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Kelly v. Enbridge Inc.


May 15, 2008


The opinion of the court was delivered by: Jeanne E. Scott, U.S. District Judge


This matter comes before the Court on Defendants' Motion to exclude Expert Testimony (d/e 34) (Motion). The Defendant Enbridge (U.S.) Inc., and Enbridge (Illinois) LLC (Enbridge LLC), seek to bar the expert opinion of Plaintiffs Carlisle and Deanna Kelly's expert witness William Charles Kallberg. Enbridge LLC claims to hold an easement (Easement) across the Kellys' property (Property) in DeWitt, County, Illinois. The Easement grants the holder the right to build and maintain two pipelines across the Property. One pipeline (Existing Pipeline) was built on the Easement across the Property in the 1940's. The grant of the Easement states, in part, that the Easement will continue as long as a pipeline is maintained on the Easement. Kallberg is a civil engineer who has issued a report containing his opinions that the Existing Pipeline has not been maintained. The Defendants seek to bar this opinion. For the reasons set forth below, the Motion is ALLOWED in part.

Expert testimony is governed by Federal Rule of Evidence 702, which provides:

If scientific, technical, or other specialized knowledge will assist the trier of fact to understand the evidence or to determine a fact in issue, a witness qualified as an expert by knowledge, skill, experience, training, or education, may testify thereto in the form of an opinion or otherwise, if (1) the testimony is based upon sufficient facts or data, (2) the testimony is the product of reliable principles and methods, and (3) the witness has applied the principles and methods reliably to the facts of the case.

Fed. R. Evid. 702. This Court is required to perform a gate-keeping function to determine whether a party's proposed expert is qualified and whether his opinions have a proper basis and will assist the trier of fact. Kumho Tire Co. v. Carmichael, 526 U.S. 137, 147 (1999); Daubert v. Merrell Dow Pharmaceuticals, Inc., 509 U.S. 579, 593 (1993).

The Court must first consider whether Kallberg is qualified to offer expert opinions about the maintenance of underground pipelines. Fed. R. Evid. 104(a); Daubert, 509 U.S. at 593, n. 10. Kallberg is an engineer who has many years experience with pipelines. Motion, Exhibit B, Kallberg Report (Report), attached Resume/Curriculum Vitae. He is qualified, based on his training and experience, to offer expert opinions regarding the maintenance of pipelines.

The Report starts with dictionary definitions of the word "maintain". Kallberg's discussion of dictionary meanings of a word is not based on his expertise and is not proper expert testimony. The Court therefore bars him from rendering opinions based on dictionary definitions.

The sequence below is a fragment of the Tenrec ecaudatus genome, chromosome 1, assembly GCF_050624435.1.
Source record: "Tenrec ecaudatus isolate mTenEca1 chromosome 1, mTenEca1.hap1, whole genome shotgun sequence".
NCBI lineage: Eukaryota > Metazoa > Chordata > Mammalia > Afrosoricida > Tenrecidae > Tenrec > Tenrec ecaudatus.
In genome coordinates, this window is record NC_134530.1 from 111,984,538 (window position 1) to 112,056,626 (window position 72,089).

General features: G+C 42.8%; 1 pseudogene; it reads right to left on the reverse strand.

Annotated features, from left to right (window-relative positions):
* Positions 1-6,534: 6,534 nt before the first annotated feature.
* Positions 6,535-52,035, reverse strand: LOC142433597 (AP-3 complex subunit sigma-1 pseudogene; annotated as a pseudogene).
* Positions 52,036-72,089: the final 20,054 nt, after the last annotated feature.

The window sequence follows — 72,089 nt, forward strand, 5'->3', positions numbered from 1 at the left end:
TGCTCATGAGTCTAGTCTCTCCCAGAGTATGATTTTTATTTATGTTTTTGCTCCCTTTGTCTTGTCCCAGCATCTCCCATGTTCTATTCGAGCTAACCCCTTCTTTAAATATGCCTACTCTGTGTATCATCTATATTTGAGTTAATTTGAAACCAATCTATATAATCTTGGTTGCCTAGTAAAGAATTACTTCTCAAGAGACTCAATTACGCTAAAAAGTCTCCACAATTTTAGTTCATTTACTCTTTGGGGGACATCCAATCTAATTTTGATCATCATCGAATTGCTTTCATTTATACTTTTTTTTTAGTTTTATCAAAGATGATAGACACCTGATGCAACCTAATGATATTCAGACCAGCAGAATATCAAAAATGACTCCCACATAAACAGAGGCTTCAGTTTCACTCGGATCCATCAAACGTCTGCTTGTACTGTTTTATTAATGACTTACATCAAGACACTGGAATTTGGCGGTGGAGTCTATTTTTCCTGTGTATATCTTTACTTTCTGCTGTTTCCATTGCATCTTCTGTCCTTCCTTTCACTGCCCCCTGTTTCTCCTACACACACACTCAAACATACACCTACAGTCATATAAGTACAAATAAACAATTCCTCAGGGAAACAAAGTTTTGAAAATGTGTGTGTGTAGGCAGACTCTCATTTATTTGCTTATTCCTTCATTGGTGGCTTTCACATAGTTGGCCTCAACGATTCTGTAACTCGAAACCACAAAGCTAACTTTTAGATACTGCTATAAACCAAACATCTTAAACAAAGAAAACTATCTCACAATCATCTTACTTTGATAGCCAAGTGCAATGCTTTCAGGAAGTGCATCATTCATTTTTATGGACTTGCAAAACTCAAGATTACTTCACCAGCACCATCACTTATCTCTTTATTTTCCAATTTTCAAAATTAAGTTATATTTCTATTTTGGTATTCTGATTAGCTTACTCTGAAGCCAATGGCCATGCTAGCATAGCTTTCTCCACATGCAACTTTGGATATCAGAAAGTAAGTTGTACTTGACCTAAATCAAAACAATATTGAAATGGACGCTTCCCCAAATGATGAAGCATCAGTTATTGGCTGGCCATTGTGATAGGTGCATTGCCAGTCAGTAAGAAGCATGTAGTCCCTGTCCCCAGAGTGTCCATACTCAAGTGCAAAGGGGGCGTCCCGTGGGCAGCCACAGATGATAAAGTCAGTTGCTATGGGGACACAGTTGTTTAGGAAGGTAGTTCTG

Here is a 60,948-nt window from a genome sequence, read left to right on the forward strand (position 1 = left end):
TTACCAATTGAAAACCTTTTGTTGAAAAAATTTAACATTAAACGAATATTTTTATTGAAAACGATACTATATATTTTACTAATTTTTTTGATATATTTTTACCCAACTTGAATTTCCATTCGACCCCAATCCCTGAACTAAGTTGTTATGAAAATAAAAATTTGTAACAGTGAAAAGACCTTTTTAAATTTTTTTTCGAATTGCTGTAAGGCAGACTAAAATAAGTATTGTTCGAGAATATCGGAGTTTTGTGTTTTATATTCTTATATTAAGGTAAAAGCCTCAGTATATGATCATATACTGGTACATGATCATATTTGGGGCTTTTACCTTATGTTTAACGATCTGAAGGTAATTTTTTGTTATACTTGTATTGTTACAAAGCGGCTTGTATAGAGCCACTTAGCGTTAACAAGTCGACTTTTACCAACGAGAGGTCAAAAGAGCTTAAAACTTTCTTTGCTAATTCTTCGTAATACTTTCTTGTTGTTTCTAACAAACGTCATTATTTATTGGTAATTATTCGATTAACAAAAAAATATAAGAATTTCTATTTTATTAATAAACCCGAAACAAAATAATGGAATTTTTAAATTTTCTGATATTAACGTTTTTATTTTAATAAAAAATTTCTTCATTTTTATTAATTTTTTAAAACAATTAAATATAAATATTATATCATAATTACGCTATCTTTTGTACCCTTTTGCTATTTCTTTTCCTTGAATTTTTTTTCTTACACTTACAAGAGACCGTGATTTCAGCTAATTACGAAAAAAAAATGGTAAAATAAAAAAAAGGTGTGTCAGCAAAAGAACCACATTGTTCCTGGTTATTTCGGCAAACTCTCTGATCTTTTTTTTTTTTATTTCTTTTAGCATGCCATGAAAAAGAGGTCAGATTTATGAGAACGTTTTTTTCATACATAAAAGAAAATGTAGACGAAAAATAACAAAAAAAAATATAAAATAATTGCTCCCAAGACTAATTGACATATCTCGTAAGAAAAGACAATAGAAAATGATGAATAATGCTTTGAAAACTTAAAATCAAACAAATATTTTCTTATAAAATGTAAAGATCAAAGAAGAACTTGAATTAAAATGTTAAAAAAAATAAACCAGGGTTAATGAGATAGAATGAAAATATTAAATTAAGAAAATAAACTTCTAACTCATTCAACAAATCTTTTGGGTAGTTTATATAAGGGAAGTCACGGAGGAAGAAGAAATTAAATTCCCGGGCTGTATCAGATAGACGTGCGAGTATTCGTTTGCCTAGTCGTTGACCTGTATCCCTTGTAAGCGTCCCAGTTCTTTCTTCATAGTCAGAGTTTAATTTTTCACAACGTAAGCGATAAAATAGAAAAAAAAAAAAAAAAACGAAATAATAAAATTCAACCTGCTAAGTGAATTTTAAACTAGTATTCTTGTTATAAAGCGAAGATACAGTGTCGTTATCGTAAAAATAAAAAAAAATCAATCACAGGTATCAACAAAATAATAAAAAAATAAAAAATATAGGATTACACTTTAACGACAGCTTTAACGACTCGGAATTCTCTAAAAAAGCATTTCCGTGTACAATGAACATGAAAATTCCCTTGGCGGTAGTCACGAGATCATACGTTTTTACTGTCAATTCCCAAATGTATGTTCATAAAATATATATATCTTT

The Report, however, then discusses the proper maintenance of pipelines that are no longer in use. The Report states:

If a pipeline is no longer in use, there are only two options: It will never be used again or it might be used again. Regardless of when this option arose, the prudent owner/operator would either physically abandon the line (never again to be used) and make it safe, or keep the line in usable (might be used again) condition.

Kallberg Report, at 1. This opinion concerning the proper maintenance of pipelines is not based on the dictionary definitions, but on Kallberg's experience in the pipeline industry and his training as an engineer. He is qualified to render this opinion, and the opinion may assist the finder of fact.

Kallberg goes on to discuss current oil industry practices in maintaining pipelines and concludes that the Existing Pipeline was not maintained. This opinion also is based on his knowledge and experience in the oil and gas pipeline industry, and is admissible.

Kallberg stated in his deposition that the maintenance standards on which he relied were limited to pipelines used to transport hazardous liquids and gases. Motion, Exhibit A, Deposition of William Kallberg, at 72-74. His opinions regarding the proper maintenance of pipelines are limited to pipelines maintained to transport hazardous liquids and gases.

THEREFORE, Defendants' Motion to Exclude Expert Testimony (d/e 34) is ALLOWED in part. Kallberg is barred from rendering opinions concerning the dictionary definition of the word "maintain." He is allowed to render opinions regarding the maintenance of the Existing Pipeline for the purpose of transporting hazardous liquids and gases, as set forth in this Opinion.




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